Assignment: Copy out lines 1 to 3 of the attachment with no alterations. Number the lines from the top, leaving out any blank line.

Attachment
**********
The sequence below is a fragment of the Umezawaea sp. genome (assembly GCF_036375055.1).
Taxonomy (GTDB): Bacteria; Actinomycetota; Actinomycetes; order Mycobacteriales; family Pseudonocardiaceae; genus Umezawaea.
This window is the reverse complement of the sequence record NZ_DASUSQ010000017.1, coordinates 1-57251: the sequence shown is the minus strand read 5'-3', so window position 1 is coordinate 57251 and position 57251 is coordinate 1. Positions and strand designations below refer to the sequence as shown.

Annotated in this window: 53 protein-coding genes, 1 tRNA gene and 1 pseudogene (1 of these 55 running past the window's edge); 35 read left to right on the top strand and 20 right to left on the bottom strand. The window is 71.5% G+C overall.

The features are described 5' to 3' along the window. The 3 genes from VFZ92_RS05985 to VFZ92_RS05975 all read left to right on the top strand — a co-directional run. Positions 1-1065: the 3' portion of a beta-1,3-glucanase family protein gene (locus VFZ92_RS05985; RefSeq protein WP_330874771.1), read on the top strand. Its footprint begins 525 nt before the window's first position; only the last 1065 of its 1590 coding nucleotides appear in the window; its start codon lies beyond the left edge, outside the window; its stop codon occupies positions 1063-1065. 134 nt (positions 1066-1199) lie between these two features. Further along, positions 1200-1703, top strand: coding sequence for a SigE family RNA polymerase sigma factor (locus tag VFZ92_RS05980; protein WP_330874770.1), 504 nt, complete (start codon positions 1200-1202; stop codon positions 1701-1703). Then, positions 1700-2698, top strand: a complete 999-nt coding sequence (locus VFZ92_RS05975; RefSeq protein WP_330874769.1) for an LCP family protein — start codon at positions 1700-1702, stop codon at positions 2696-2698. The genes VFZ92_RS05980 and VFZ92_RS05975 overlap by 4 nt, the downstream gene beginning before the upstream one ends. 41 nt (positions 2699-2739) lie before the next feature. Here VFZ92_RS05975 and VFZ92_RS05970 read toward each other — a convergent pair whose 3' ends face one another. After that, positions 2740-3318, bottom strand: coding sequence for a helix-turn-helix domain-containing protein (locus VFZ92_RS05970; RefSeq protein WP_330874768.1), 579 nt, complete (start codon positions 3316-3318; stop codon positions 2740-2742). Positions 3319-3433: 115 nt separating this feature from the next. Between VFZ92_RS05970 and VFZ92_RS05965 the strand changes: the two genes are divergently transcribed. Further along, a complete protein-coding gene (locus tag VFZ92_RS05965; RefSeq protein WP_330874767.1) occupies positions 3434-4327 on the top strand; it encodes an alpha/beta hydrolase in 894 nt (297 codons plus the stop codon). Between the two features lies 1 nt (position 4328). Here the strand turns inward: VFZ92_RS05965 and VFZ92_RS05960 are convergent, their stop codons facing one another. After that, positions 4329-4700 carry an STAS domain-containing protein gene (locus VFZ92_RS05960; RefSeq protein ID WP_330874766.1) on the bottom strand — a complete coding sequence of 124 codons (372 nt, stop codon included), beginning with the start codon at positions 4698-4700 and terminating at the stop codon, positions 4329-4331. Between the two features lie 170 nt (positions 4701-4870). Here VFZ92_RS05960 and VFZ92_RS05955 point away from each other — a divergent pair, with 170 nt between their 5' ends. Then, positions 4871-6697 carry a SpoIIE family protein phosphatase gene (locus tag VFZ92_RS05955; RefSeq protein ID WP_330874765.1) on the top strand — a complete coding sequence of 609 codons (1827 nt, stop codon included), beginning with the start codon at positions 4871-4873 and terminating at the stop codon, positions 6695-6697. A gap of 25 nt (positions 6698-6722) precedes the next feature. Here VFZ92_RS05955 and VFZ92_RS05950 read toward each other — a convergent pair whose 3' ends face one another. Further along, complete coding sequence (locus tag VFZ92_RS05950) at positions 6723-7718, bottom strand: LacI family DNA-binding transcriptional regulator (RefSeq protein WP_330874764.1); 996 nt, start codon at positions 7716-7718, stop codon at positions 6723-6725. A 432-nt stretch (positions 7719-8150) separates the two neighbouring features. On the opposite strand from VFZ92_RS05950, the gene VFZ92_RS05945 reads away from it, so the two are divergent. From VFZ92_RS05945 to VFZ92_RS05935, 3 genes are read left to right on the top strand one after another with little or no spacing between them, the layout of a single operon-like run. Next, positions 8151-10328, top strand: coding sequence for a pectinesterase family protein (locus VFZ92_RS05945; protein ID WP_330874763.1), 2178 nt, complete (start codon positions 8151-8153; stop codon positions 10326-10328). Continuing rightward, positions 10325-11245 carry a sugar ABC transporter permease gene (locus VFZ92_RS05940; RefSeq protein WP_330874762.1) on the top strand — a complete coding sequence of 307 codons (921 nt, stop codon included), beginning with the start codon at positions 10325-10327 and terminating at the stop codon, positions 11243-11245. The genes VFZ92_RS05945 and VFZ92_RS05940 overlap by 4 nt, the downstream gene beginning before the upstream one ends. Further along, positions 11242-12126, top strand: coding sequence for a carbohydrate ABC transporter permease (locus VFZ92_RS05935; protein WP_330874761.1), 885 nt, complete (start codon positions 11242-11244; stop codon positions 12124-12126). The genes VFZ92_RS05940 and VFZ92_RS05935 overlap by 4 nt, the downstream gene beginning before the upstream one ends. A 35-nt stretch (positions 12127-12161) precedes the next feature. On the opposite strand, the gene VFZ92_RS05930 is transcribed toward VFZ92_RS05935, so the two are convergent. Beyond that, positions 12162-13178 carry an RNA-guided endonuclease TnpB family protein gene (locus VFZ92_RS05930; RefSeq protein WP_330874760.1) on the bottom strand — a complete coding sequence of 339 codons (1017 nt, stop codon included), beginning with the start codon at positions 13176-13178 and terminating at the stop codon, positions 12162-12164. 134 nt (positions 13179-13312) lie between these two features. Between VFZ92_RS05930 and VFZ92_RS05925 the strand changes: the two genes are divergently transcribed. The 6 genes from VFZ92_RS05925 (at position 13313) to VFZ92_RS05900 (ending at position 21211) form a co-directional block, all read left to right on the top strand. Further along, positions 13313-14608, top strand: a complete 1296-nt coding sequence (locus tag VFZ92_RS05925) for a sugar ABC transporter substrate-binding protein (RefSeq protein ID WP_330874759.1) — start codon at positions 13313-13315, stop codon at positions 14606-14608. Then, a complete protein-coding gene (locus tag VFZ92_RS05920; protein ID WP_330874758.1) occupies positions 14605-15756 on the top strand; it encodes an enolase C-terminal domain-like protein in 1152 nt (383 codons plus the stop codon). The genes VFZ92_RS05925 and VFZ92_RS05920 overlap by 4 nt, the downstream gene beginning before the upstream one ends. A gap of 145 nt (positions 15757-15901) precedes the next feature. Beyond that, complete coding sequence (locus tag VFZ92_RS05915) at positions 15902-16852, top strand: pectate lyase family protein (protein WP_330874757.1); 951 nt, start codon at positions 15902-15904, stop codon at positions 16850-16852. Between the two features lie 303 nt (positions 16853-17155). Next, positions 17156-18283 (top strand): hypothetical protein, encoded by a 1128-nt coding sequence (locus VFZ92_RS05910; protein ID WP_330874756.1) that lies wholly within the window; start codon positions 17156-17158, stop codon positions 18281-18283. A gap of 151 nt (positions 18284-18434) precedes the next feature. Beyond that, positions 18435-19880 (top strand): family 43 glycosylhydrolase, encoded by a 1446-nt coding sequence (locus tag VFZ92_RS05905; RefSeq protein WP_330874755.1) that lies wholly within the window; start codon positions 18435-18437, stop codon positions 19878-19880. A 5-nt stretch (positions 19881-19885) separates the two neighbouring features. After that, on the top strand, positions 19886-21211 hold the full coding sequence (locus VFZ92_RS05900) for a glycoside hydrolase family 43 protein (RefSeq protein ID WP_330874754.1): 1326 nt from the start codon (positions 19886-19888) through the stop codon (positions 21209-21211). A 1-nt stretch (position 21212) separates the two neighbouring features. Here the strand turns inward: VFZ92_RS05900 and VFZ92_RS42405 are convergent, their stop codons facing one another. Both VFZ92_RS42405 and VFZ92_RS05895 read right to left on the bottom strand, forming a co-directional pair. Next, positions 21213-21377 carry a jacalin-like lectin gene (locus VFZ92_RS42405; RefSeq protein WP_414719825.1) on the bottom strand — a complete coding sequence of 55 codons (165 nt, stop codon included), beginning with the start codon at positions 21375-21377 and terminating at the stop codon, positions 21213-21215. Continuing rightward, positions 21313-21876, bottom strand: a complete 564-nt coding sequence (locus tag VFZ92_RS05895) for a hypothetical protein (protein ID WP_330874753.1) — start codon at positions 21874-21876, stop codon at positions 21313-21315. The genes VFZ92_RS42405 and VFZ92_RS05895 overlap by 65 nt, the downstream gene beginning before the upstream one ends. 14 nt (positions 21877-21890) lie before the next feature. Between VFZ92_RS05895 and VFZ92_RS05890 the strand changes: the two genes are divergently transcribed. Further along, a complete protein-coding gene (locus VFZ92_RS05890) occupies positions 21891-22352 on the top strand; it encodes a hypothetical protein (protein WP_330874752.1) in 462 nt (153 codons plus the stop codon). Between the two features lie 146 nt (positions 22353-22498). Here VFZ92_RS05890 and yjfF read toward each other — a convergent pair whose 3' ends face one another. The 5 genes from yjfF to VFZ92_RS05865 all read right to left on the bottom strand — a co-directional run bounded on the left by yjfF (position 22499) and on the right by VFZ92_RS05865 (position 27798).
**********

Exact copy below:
The sequence below is a fragment of the Umezawaea sp. genome (assembly GCF_036375055.1).
Taxonomy (GTDB): Bacteria; Actinomycetota; Actinomycetes; order Mycobacteriales; family Pseudonocardiaceae; genus Umezawaea.
This window is the reverse complement of the sequence record NZ_DASUSQ010000017.1, coordinates 1-57251: the sequence shown is the minus strand read 5'-3', so window position 1 is coordinate 57251 and position 57251 is coordinate 1. Positions and strand designations below refer to the sequence as shown.